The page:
# Thermoelectric Generators¶

## Principles of Thermoelectricity¶

### Seebeck effect¶

Seebeck effect is a phenomenon when a temperature difference between two different metal conductors results in an induced voltage, $\Delta V_{se}$, where:

|\Delta V_{se}| = |S_{e}\Delta T|

Typical units of Seebeck coefficient, $S_{e}: \mu \text{V/K}$

• Seebeck coefficient: describes thermoelectric capability of material
• $S_{e} > 0$: p-type semiconductor (current, heat carried by positively charged holes)
• $S_{e} > 0$: Platinum (reference metal)
• $S_{e} > 0$: n-type semiconductor (current, heat carried by negatively charged electrons)

### Peltier effect¶

Peltier effect is a phenomenon when temperature difference is induced due to current flow.

\dot{Q} = S_{e}IT, \text{where} \ \pi = S_{e}T

and T is the temperature of the interface where the current flows

### Ohm's Law and Joule Heating¶

• Ohm's Law $V = IR \ \text{where} \ R= \frac{\rho l}{A}$
• Joule heating is isotropic
• 50% to top, 50% to bottom

### Thermal Conduction¶

• Due to thermal conductivity of material
\begin{align*} \dot{Q} &= \kappa A \frac{T_{h}-T_{c}}{l} \\ &= \frac{\kappa A}{l}\Delta T \\ &= \lambda \Delta T \end{align*}

## Thermoelectric Generator vs Thermomechanical Heat Engine¶

• TEG: Converts thermal energy to electrical energy to do work
• Difference in temperature creates a potential difference (Seebeck effect)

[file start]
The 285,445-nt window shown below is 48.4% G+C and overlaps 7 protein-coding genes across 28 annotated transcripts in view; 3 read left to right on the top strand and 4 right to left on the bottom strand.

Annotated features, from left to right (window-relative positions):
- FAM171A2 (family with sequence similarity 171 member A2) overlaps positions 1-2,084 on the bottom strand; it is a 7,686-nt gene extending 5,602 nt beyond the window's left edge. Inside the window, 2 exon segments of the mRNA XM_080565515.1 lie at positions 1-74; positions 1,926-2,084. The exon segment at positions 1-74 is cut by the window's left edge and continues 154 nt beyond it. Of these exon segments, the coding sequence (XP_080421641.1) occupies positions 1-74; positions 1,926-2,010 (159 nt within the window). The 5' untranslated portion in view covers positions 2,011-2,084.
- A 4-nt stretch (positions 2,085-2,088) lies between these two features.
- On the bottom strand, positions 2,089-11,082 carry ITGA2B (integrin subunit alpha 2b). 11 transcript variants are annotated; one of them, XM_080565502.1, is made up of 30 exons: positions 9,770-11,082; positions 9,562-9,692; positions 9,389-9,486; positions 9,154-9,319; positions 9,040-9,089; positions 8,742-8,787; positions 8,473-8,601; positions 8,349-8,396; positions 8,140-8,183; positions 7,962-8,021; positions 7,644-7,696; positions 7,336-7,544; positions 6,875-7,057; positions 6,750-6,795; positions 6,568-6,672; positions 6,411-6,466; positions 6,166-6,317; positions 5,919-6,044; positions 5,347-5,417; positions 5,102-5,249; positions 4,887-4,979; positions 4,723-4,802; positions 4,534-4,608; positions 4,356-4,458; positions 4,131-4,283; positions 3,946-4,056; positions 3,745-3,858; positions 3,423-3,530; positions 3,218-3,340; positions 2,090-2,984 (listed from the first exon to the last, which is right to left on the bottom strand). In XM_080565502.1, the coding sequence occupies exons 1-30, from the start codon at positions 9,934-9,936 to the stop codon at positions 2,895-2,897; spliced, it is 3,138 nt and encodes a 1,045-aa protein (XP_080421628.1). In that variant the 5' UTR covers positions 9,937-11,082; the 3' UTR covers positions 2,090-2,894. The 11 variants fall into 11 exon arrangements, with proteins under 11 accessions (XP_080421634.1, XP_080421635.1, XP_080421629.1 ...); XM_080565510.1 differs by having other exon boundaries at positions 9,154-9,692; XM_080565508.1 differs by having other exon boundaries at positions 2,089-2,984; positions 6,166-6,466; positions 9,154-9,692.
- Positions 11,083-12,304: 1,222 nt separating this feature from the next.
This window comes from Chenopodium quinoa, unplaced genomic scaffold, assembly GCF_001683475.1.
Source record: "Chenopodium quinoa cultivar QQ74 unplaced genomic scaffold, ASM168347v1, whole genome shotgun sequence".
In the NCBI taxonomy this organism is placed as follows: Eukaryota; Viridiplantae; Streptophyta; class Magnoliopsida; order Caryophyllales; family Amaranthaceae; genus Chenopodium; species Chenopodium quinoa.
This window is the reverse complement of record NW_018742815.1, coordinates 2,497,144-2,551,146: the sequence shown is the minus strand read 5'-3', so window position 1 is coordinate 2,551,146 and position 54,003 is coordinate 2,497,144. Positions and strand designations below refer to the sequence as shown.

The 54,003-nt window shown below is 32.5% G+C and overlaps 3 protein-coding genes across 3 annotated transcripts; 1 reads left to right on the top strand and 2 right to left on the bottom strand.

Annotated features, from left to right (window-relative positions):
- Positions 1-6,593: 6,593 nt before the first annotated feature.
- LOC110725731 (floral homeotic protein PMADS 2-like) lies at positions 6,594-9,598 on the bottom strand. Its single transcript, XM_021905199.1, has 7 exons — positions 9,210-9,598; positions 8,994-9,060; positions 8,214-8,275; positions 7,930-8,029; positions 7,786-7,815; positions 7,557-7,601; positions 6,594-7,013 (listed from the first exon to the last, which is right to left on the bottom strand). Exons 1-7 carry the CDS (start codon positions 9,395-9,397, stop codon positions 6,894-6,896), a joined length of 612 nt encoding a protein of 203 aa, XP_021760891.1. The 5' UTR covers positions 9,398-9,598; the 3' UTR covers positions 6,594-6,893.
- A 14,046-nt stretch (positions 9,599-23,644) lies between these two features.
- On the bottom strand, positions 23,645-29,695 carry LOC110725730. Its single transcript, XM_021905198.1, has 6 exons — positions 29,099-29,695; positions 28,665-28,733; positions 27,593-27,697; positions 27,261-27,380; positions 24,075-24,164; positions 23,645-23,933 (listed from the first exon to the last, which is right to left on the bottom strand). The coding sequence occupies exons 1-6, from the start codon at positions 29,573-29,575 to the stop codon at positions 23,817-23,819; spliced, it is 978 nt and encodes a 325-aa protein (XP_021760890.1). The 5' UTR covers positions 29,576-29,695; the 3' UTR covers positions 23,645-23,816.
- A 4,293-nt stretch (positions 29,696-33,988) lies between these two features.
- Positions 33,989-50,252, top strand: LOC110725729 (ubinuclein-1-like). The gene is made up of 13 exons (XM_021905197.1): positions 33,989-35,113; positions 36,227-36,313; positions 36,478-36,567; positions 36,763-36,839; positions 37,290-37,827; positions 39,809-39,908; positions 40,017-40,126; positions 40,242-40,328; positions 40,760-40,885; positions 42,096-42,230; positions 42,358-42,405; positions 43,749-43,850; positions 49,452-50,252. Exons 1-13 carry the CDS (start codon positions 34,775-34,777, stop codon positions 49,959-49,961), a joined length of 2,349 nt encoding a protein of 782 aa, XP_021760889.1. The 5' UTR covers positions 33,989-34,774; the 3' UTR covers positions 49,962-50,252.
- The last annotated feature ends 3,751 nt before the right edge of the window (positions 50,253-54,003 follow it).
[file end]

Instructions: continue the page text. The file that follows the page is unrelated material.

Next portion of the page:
• Heat engine: Converts thermal energy to do work
• Operates between thermal reservoirs of different temperatures ($T_{hot}$, $T_{cold}$)
• Takes $Q_{h}$ from hot reservoir, converts some to work, the rest goes to cold reservoir via $Q_{c}$

## Thermoelectric Figure of Merit¶

\begin{align*} Z &= \frac{S^{2}_{e}}{R_{in}\lambda} = \frac{\text{material property}^{2}}{\text{(electrical resistance)(thermal conductance)}} \\ T &= \frac{T_{h}+T_{c}}{2} \\ \Rightarrow ZT &= \frac{S^{2}_{e}}{R_{in}\lambda}\left(\frac{T_{h}+T_{c}}{2}\right) = \frac{S^{2}_{e}\sigma}{\kappa}\left(\frac{T_{h}+T_{c}}{2}\right) \end{align*}

where:

• $R_{in}$ is internal resistance of the TEG; $R_{in}=\frac{\rho l}{A}$
• $\lambda$ is the thermal conductance of the TEG; $\lambda = \frac{\kappa A}{l}$
• $\sigma$ is the electrical conductivity of the TEG; $\sigma = \frac{1}{\rho}$
• $\kappa$ is the thermal conductivity of the TEG.

## Electrical Analysis of TEG¶

\begin{align*} \text{Voltage drop across } R_{L}, V &= \Delta V_{Se} - IR_{in} \\ &= |S_{e}\left(T_{h} - T_{c}\right)| - IR_{in}\\ \text{Power delivered by TEG, }\dot{W} &= IV \\ &= |S_{e}I\left(T_{h} - T_{c}\right)| - I^{2}R_{in} \end{align*}

Tip

The power delivered by the TEG has to match the power received by $R_{L}$, where $\dot{W} = I^{2}R_{L}$.

## Energy Flow of TEG¶

\begin{align*} \dot{Q}_{h} &= S_{e}IT_{h}-\frac{I^{2}R_{in}}{2}+\lambda\left(T_{h}-T_{c}\right) \\ \dot{Q}_{c} &= S_{e}IT_{c}+\frac{I^{2}R_{in}}{2}+\lambda\left(T_{h}-T_{c}\right) \\ \text{By First Law: }\dot{W} &= \dot{Q}_{h}-\dot{Q}_{c} \\ &= S_{e}I\left(T_{h}-T_{c}\right)-I^{2}R_{in} \end{align*}